How much is the price of privacy?

So just who is the mystery footballer who is trying to hush up his affair with the talented Big Brother star Imogen Thomas?

I know.

So do 10000s of Twitter followers! Twitter are being sued as a result.

Yet, still the national media are not allowed to write his name…well actually, the Scottish Herald has published the footballer with a black stripe over his face with the headline ‘Censored’ – but guess what? They are being sued! So what is actually going on?

In short, a number of celebrities and politicians have issued ‘super injunctions’ trying to hush up certain bad news. But of late, thanks largely to the uncontrollable nature of emedia it has been hard to quash certain stories. Moreover, the ‘mass’ media have a vested interest in fighting privacy laws as these scandals provide important fodder for red tops and even the quality press.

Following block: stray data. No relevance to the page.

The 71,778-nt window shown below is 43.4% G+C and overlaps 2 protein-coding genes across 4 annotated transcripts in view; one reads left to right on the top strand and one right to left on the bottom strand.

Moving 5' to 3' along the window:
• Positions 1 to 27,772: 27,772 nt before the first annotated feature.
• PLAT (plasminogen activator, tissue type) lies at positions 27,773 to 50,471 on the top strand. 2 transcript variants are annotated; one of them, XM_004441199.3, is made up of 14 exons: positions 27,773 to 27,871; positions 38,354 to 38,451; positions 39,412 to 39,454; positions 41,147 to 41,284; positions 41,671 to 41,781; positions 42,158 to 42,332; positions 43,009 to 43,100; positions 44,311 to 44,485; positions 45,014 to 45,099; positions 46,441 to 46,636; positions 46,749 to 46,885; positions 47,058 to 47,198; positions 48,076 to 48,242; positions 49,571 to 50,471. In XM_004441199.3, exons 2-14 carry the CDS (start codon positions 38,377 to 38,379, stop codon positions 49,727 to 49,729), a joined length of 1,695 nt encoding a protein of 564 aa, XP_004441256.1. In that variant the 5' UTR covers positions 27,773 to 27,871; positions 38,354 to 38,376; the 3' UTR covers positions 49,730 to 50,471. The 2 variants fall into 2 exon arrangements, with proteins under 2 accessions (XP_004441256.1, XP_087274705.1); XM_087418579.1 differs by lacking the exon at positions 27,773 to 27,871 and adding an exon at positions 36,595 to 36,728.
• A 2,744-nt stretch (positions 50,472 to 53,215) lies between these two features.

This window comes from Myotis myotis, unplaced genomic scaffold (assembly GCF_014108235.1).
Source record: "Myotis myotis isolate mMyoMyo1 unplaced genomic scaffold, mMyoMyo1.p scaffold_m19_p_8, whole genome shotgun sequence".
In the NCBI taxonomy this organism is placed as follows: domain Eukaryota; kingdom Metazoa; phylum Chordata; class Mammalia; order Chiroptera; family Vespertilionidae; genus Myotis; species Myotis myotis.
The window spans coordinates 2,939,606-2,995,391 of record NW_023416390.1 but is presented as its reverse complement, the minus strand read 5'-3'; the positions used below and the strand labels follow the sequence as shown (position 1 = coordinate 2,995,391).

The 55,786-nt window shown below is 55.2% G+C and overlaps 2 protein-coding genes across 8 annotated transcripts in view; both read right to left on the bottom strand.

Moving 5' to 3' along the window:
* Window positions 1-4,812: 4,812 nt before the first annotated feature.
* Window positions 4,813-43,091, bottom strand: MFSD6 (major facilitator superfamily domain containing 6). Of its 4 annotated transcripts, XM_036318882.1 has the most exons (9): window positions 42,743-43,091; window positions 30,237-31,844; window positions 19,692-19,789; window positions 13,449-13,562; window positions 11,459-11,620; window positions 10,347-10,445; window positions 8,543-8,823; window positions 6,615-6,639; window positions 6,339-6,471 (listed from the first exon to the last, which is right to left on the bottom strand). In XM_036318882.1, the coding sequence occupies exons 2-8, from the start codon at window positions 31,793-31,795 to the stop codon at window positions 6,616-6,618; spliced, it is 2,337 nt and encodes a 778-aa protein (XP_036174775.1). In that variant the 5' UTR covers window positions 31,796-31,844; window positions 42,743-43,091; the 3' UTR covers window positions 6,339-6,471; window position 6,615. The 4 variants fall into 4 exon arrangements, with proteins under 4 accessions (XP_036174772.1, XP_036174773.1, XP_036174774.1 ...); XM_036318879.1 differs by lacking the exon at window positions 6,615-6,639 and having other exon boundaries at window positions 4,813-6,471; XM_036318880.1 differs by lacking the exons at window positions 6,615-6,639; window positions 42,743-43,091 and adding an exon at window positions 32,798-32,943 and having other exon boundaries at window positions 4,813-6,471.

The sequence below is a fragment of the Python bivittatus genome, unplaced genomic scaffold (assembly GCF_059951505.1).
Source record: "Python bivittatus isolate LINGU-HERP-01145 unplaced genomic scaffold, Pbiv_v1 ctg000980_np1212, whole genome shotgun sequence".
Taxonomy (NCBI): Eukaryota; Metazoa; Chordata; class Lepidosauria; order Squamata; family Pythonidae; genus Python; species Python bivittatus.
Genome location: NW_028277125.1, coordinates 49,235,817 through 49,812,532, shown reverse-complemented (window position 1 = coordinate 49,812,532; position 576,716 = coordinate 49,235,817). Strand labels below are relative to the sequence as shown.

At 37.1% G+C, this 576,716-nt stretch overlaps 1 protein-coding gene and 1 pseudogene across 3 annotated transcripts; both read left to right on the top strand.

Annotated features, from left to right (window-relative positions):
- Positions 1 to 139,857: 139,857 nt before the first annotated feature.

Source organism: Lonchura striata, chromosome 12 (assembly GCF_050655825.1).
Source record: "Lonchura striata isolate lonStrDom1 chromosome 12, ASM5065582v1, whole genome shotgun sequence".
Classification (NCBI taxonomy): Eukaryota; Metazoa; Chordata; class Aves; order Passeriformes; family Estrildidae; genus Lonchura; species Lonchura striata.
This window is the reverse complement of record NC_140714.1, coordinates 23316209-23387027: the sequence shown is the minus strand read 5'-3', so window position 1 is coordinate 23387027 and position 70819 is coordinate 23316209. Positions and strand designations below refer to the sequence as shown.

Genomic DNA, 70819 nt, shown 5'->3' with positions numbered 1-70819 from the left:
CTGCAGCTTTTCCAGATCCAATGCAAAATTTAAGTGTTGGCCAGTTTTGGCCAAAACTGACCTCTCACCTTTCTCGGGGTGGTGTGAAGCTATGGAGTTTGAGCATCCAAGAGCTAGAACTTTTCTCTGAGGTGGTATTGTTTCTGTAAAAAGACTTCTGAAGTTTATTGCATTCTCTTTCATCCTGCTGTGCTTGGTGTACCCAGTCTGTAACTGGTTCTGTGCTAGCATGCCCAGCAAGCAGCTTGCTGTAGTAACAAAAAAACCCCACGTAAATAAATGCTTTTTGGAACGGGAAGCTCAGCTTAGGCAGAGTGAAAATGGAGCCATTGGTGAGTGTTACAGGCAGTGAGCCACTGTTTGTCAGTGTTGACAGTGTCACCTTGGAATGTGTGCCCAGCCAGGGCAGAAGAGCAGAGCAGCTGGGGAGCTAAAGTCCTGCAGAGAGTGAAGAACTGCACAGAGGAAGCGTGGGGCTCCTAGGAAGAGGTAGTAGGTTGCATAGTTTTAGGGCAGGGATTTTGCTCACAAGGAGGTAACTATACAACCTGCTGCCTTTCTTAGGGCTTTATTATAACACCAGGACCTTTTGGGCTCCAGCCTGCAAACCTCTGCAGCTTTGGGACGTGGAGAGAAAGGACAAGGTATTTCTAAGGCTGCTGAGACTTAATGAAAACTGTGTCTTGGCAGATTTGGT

So essentially, this is an age old debate about privacy – how much protection should we expect from the press? What can be considered ‘in the public interest’? Can laws be upheld in a  new media based globalised world?

Professor Geoffrey Stone, the distinguished editor of the Supreme Court Reviewin the US states: “Just as the law can no longer effectively deal with obscenity because of social and technological change, so too can it no longer deal with non-newsworthy invasions of privacy,” he writes. “For all practical purposes”, the defences of privacy “have been gobbled up completely.” So, whether in Seattle or the Strand, we had “better learn to live with it”.


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